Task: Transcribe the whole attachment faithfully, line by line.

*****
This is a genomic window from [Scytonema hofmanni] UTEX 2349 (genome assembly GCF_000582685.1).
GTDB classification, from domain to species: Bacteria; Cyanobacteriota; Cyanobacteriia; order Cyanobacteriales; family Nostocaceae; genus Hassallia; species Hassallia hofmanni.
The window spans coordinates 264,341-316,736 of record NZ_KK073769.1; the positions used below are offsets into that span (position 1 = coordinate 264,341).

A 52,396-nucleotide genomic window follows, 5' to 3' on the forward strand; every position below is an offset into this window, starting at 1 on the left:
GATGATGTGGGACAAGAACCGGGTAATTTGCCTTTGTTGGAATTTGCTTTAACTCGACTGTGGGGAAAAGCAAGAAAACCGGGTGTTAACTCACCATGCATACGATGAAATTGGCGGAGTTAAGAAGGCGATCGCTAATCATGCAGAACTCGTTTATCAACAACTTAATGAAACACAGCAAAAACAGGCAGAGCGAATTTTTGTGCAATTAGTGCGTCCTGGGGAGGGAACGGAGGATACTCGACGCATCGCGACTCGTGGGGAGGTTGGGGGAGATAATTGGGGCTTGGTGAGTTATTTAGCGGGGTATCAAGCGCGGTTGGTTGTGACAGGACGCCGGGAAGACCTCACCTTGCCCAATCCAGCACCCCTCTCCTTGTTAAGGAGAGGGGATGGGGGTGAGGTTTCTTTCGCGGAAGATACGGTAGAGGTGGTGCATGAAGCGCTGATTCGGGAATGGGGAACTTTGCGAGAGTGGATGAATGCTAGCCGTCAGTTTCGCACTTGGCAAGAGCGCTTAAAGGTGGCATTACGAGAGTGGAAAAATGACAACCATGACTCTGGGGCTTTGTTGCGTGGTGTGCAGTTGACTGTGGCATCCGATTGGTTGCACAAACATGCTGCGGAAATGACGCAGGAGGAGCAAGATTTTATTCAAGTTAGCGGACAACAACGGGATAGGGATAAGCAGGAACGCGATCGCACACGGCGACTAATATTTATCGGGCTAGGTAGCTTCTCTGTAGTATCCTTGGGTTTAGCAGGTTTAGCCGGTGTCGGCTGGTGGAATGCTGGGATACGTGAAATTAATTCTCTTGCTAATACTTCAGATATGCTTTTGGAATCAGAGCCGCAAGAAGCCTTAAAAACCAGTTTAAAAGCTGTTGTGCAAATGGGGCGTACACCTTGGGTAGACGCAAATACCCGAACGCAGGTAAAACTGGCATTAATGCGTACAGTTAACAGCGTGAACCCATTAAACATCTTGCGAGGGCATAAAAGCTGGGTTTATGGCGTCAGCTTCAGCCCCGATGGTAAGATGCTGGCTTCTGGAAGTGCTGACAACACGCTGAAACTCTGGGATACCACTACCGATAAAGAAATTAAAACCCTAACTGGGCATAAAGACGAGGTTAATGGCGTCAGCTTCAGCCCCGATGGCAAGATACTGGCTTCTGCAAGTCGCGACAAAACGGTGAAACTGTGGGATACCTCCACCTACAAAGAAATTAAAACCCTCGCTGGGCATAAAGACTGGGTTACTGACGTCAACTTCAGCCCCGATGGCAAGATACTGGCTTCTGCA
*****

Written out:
This is a genomic window from [Scytonema hofmanni] UTEX 2349 (genome assembly GCF_000582685.1).
GTDB classification, from domain to species: Bacteria; Cyanobacteriota; Cyanobacteriia; order Cyanobacteriales; family Nostocaceae; genus Hassallia; species Hassallia hofmanni.
The window spans coordinates 264,341-316,736 of record NZ_KK073769.1; the positions used below are offsets into that span (position 1 = coordinate 264,341).

A 52,396-nucleotide genomic window follows, 5' to 3' on the forward strand; every position below is an offset into this window, starting at 1 on the left:
GATGATGTGGGACAAGAACCGGGTAATTTGCCTTTGTTGGAATTTGCTTTAACTCGACTGTGGGGAAAAGCAAGAAAACCGGGTGTTAACTCACCATGCATACGATGAAATTGGCGGAGTTAAGAAGGCGATCGCTAATCATGCAGAACTCGTTTATCAACAACTTAATGAAACACAGCAAAAACAGGCAGAGCGAATTTTTGTGCAATTAGTGCGTCCTGGGGAGGGAACGGAGGATACTCGACGCATCGCGACTCGTGGGGAGGTTGGGGGAGATAATTGGGGCTTGGTGAGTTATTTAGCGGGGTATCAAGCGCGGTTGGTTGTGACAGGACGCCGGGAAGACCTCACCTTGCCCAATCCAGCACCCCTCTCCTTGTTAAGGAGAGGGGATGGGGGTGAGGTTTCTTTCGCGGAAGATACGGTAGAGGTGGTGCATGAAGCGCTGATTCGGGAATGGGGAACTTTGCGAGAGTGGATGAATGCTAGCCGTCAGTTTCGCACTTGGCAAGAGCGCTTAAAGGTGGCATTACGAGAGTGGAAAAATGACAACCATGACTCTGGGGCTTTGTTGCGTGGTGTGCAGTTGACTGTGGCATCCGATTGGTTGCACAAACATGCTGCGGAAATGACGCAGGAGGAGCAAGATTTTATTCAAGTTAGCGGACAACAACGGGATAGGGATAAGCAGGAACGCGATCGCACACGGCGACTAATATTTATCGGGCTAGGTAGCTTCTCTGTAGTATCCTTGGGTTTAGCAGGTTTAGCCGGTGTCGGCTGGTGGAATGCTGGGATACGTGAAATTAATTCTCTTGCTAATACTTCAGATATGCTTTTGGAATCAGAGCCGCAAGAAGCCTTAAAAACCAGTTTAAAAGCTGTTGTGCAAATGGGGCGTACACCTTGGGTAGACGCAAATACCCGAACGCAGGTAAAACTGGCATTAATGCGTACAGTTAACAGCGTGAACCCATTAAACATCTTGCGAGGGCATAAAAGCTGGGTTTATGGCGTCAGCTTCAGCCCCGATGGTAAGATGCTGGCTTCTGGAAGTGCTGACAACACGCTGAAACTCTGGGATACCACTACCGATAAAGAAATTAAAACCCTAACTGGGCATAAAGACGAGGTTAATGGCGTCAGCTTCAGCCCCGATGGCAAGATACTGGCTTCTGCAAGTCGCGACAAAACGGTGAAACTGTGGGATACCTCCACCTACAAAGAAATTAAAACCCTCGCTGGGCATAAAGACTGGGTTACTGACGTCAACTTCAGCCCCGATGGCAAGATACTGGCTTCTGCA